• Identify the total carbohydrate count, not just sugar. If you look only at the sugar number, you may end up overeating foods such as grains that have no natural or added sugar but do contain a lot of carbs, according to the ADA.

• Pay attention to the serving size. A can of soup may say it contains 30 grams of carbs per serving, but if the number of servings per can is two, then you are actually consuming 60 grams of carbs if you eat the whole can.

Know that sugar-free doesn’t mean carbohydrate-free. Always remember to check the label for the grams of carbs.

How to estimate carbs without nutrition facts

You could start by estimating portion sizes using the portion conversion method. Portion conversion involves estimating the volume of a serving of food by comparing it to a common object such as your fist, a soft drink can, or a milk carton, and then converting the volume into a carbohydrate count based on the typical carbohydrate content for a known amount of that type of food, according to Diabetes Self-Management.

For example, you might know that one cup of cooked pasta contains about 40 grams of carbohydrate. You estimate that the portion of pasta you've been given is 1 1/2 cups by visually comparing the amount of pasta on your plate to a 12-ounce soft drink can. You then do the math (40 grams x 1 1/2 cups) to determine that eating what's on your plate would mean consuming 60 grams of carbohydrates.

If you want a more precise way to count carbs without a food label, you can use carbohydrate factors. This technique involves weighing a portion of food on a scale and then multiplying the weight of the food (in grams) by its carbohydrate factor (which represents the percentage of the food’s weight that is carbohydrate). Doing so will produce a fairly precise carbohydrate count for that portion of food.

For example, apples have a carbohydrate factor of 0.13, which means that 13 percent of an average apple’s weight is carbohydrate. If an apple weighs 120 grams, the carbohydrate count is 120 x 0.13, or 15.6 grams.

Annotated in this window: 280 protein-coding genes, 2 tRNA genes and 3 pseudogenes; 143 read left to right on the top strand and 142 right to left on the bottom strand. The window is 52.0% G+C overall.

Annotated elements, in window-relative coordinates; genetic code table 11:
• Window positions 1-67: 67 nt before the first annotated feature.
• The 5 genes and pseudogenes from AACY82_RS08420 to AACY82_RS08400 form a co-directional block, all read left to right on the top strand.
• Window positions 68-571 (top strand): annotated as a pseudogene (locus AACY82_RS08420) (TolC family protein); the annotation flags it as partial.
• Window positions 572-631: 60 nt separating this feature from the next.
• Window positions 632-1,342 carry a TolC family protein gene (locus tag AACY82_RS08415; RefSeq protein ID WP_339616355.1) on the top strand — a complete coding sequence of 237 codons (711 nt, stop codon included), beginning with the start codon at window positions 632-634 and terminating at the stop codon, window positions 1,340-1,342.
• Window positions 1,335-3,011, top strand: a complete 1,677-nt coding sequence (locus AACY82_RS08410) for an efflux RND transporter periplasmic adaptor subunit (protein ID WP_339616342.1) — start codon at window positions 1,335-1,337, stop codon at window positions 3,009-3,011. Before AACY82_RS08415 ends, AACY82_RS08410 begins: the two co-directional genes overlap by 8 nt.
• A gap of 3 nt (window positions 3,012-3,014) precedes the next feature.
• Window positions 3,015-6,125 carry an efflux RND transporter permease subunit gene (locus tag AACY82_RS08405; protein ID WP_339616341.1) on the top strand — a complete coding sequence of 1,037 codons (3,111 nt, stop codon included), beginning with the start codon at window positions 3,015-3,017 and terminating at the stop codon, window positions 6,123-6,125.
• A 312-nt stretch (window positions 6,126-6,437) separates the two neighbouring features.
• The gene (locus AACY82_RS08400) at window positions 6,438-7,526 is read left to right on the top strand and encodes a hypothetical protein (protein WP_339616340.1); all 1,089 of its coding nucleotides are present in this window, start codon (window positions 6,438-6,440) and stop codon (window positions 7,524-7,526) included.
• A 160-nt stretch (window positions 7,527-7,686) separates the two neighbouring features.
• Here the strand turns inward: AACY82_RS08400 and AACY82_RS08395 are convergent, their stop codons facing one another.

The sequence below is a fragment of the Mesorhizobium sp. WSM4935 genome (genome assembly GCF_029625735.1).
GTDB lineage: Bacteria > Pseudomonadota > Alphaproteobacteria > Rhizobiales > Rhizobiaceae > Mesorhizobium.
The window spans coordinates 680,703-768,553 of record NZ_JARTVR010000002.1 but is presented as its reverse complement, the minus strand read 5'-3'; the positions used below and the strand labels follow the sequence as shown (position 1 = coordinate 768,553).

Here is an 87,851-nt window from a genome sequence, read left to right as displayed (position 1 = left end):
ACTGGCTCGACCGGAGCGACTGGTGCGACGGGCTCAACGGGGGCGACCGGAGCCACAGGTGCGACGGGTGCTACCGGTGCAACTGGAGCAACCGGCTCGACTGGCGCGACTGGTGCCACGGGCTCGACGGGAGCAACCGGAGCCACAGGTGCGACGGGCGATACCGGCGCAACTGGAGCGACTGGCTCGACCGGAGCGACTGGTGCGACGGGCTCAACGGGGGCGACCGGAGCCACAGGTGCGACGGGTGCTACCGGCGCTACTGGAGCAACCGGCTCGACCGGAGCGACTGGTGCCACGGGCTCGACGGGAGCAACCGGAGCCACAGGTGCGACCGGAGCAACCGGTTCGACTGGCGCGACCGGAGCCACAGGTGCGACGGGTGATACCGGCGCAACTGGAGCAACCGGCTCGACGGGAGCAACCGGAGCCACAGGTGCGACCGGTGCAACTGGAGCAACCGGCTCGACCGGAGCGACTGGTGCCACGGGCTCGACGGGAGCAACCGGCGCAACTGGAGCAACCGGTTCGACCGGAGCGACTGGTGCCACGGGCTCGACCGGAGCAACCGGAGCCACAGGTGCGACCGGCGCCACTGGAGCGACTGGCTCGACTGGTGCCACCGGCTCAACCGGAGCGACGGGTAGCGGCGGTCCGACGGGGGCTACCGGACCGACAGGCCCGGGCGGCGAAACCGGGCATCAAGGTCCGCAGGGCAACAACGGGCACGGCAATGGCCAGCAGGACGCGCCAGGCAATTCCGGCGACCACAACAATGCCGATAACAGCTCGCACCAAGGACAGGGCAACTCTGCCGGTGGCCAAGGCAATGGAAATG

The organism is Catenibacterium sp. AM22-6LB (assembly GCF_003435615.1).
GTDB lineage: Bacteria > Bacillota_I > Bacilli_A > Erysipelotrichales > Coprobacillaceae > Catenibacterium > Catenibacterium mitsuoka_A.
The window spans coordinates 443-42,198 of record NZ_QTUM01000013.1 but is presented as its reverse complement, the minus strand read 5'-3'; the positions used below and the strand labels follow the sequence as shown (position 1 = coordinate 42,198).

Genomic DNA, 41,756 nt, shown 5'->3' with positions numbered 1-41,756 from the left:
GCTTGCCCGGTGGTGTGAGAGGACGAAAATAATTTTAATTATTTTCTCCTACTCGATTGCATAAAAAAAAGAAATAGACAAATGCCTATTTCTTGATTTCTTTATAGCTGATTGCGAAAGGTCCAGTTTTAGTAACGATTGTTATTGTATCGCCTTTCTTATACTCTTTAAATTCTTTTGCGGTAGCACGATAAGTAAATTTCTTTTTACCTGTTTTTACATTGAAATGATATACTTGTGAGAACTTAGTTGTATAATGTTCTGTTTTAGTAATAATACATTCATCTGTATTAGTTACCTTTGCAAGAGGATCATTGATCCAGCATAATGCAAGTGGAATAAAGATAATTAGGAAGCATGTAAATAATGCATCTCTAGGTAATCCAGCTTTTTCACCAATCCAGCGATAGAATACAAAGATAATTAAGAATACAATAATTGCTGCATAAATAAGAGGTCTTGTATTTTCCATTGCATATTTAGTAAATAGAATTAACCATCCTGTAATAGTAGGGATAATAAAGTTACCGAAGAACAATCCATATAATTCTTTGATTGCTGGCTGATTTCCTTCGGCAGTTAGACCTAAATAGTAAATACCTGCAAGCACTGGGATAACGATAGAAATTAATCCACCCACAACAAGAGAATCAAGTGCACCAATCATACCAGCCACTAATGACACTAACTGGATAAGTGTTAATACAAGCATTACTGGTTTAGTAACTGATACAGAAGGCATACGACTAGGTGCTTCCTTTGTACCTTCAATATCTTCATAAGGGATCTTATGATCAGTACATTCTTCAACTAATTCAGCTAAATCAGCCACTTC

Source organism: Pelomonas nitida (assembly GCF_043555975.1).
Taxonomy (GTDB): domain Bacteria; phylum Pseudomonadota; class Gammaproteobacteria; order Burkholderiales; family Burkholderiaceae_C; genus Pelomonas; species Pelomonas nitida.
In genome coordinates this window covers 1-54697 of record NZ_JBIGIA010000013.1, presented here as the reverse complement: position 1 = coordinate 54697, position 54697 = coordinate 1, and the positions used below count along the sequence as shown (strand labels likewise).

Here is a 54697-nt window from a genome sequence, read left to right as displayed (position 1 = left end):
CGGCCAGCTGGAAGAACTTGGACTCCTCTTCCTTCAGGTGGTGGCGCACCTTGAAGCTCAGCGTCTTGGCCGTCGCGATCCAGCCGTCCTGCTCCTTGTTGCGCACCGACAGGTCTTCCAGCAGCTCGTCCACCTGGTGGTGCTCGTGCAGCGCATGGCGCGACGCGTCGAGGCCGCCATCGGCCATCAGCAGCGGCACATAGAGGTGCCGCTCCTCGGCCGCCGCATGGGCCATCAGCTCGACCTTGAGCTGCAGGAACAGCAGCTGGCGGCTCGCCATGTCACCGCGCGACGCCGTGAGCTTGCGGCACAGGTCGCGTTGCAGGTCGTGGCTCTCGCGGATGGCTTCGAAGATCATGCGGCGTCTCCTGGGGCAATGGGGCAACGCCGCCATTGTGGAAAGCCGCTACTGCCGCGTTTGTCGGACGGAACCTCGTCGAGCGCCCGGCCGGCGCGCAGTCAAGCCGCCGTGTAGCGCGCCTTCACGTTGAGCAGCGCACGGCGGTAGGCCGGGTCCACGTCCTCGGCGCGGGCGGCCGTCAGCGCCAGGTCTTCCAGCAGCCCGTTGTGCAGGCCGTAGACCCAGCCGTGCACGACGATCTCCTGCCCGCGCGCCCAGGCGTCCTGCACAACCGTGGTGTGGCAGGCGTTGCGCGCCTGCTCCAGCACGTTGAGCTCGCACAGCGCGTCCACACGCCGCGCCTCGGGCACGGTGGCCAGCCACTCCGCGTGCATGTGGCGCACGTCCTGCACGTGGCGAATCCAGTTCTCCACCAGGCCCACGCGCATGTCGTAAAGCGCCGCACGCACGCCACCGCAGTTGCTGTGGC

Condensed lists of carbohydrate factors can be found in several books, including "The Ultimate Guide to Accurate Carbohydrate Counting" and "Pumping Insulin."

Technology may be your best friend when it comes to keeping track of those carbs. Many restaurants have nutrition information on their websites, and there are phone apps, such as Daily Carb, to help with your carb counting. Pen and paper work, too. You could keep a food journal and record the foods and the number of carbs you ate, plus other information such as the insulin or medications you took, your physical activity, and your blood sugar readings.

If you want to have a pocket guide that you can easily carry along with you, the ADA offers two: The Pocket Guide to Diabetic Exchanges (American Diabetes Association, March 1998) and the Fast Facts Series Carb Counting Made Easy for People with Diabetes (American Diabetes Association, 2002). Both offer 64 pages of extremely portable and useful information. They can be purchased online through Amazon or at a book store like Barnes & Noble.

Do you practice carb counting? Share your tips and experiences below.

Other tips in this series:

Tip 1: How to Recognize a Carb

Tip 2: There Really ARE Good and Bad Carbs

Tip 3: How to Avoid Carb Overload

Tip 5: What a Nutritionist Can Do for You